By Emmy Liederman
For some students at the College, the convenience store is not much more than a place to stock up on toiletries, microwavable meals and overpriced candy. Meanwhile, other students will find themselves in the store for hours on end with nothing on their shopping list — they just came in to pay a visit to their friend, cashier Malaysia Ford.
“If you ever need a good laugh, go to Malaysia,” said Tian-na Green, a junior criminology major.
Ford started working for Sodexo at the College in 2014, when she worked at the pizza and pasta station in Eickhoff Dining Hall. In January, she was transferred to the convenience store, which she prefers due to her frequent interactions with students, which she says have made her more confident and sociable.
“When I worked at Eick, conversations were limited to ‘Would you like red sauce or white sauce on your pasta?’ At the C-Store, I interact with more students and the conversations are personal and one-on-one,” Ford said.
One student in particular stands out for Ford— Elijah Buckwalter, a sophomore psychology major. After establishing that they were both members of the transgender community, the two had an immediate connection.
“Elijah stood out because his ID had his birth name and I asked whose ID it was, so then we started talking about being trans,” Ford said. “He was so open with it and I’m so open with it. We understand each other.”
Buckwalter makes frequent visits to the store to visit Ford.
“I come in here just to chill and talk to her,” he said. “Malaysia is always tricking the freshmen. They ask if they can use their student ID to pay and she says ‘No, you need cash’ until they actually take out their money.”
After graduating from Trenton Central High, Ford immediately started working at an Educational Testing Services warehouse. She held a few other jobs before coming to the College, but her current position is by far her favorite.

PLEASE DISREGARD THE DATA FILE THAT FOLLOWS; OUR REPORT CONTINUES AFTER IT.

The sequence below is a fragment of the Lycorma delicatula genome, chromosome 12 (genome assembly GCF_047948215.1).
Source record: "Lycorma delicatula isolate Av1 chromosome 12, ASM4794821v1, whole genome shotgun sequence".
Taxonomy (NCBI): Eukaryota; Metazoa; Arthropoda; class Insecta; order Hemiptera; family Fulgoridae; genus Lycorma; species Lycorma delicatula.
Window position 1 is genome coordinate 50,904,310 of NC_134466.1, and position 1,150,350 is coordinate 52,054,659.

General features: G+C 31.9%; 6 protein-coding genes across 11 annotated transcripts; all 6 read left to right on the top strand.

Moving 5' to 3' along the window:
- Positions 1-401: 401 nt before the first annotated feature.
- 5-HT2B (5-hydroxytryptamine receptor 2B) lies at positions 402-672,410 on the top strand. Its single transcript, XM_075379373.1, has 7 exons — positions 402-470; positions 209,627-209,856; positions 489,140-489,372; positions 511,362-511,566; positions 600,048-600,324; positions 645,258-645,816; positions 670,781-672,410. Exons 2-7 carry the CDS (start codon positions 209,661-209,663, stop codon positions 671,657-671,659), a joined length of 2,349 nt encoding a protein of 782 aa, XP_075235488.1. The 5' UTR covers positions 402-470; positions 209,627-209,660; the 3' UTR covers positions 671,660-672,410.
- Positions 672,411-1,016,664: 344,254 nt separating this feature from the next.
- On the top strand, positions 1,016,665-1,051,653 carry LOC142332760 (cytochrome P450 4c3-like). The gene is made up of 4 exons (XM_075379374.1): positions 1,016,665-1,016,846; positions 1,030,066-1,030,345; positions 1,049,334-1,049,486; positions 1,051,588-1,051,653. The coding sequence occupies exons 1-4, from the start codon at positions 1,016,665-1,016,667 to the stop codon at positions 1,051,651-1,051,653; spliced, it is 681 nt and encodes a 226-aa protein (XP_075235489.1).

“The students are what make my job fun,” she said. “Students at TCNJ are down to earth, open to meeting friends and conversational. This is the longest I’ve ever been at a job, and I know I can work my way up.”
Ford also praises Sodexo for the benefits she receives, as well as their involvement and acceptance of the LGBTQ+ community.
“Most companies will say they’re not discriminating but still won’t hire you,” she said. “Sodexo is very involved with the LGBTQ community — I went to Asbury Park Pride with the Sodexo union rep.”
Although Ford has always felt accepted by those around her, she admits that it was difficult for her to begin to accept herself.
“In high school, I struggled socially because I wasn’t a fan of myself,” she said. “I was trying to figure out who I was, and I didn’t think I was going to be accepted. I was too worried about how others would evaluate me and about things that weren’t in my control. I would always have a mask on.”
Because many assume that Ford is a cisgender female, it has often been difficult for her to identify with the LGBTQ+ community.
“Things would definitely be different for me if i didn’t look cis,” she said. “Because I’m so passable, people are envious. If I wasn’t passable, maybe I would have more friends in the community.”
Ford also believes it is harder for her to make connections in the transgender community due to a difference in values.
“I don’t think I mesh with many people in the community because we don’t value the same things in life,” she said. “At one point in time, I had no self-worth. I felt like I was gonna fall into the system of sex work, which is a stereotype that transgender women are known for.”
Ford notes that it takes a certain level of self-worth to be able to break the mold and take control of your own career path in the transgender community.
“When I tell someone I’m transgender, they often view me as an object,” she said. “I’m not a sexual object or a fantasy — I’m a human being. I want to decide the standards for how people are going to treat me. I have to show them that I respect myself before they respect me.”
Although Ford has generally felt comfortable in her circle of friends and coworkers, she notes that there is a lot more work that needs to be done in terms of transgender equality. She emphasizes the need for more affordable surgeries and widespread acceptance in the workplace.
“We are all human at the end of the day,” she said. “There should be no discrimination based on skin color, how you dress or who you choose to be with. It doesn’t affect your ability to work or your ability to do anything.”
Ford hopes to start studying psychology at the College next fall and eventually become a school therapist or counselor for the LGBTQ+ community. She hopes to inspire and encourage young people with her story.
“I didn’t go to college because high school was such a drain and I had no one to push me,” she said. “It was only recently that I thought about studying psychology. It’s never too late. As long as I’m still breathing, I can strive for my dreams.”